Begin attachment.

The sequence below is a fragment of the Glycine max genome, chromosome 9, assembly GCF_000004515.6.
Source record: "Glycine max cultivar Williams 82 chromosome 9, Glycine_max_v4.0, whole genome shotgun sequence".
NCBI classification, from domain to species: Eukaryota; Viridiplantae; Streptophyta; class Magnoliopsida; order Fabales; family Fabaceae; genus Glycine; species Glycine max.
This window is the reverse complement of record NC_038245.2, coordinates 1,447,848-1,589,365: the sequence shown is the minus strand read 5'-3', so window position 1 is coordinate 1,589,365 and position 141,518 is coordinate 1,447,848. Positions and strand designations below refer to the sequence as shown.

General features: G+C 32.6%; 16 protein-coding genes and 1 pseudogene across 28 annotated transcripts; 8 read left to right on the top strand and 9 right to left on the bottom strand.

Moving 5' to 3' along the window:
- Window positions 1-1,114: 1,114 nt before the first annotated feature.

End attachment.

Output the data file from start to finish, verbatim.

The sequence below is a fragment of the Glycine max genome, chromosome 9, assembly GCF_000004515.6.
Source record: "Glycine max cultivar Williams 82 chromosome 9, Glycine_max_v4.0, whole genome shotgun sequence".
NCBI classification, from domain to species: Eukaryota; Viridiplantae; Streptophyta; class Magnoliopsida; order Fabales; family Fabaceae; genus Glycine; species Glycine max.
This window is the reverse complement of record NC_038245.2, coordinates 1,447,848-1,589,365: the sequence shown is the minus strand read 5'-3', so window position 1 is coordinate 1,589,365 and position 141,518 is coordinate 1,447,848. Positions and strand designations below refer to the sequence as shown.

General features: G+C 32.6%; 16 protein-coding genes and 1 pseudogene across 28 annotated transcripts; 8 read left to right on the top strand and 9 right to left on the bottom strand.

Moving 5' to 3' along the window:
- Window positions 1-1,114: 1,114 nt before the first annotated feature.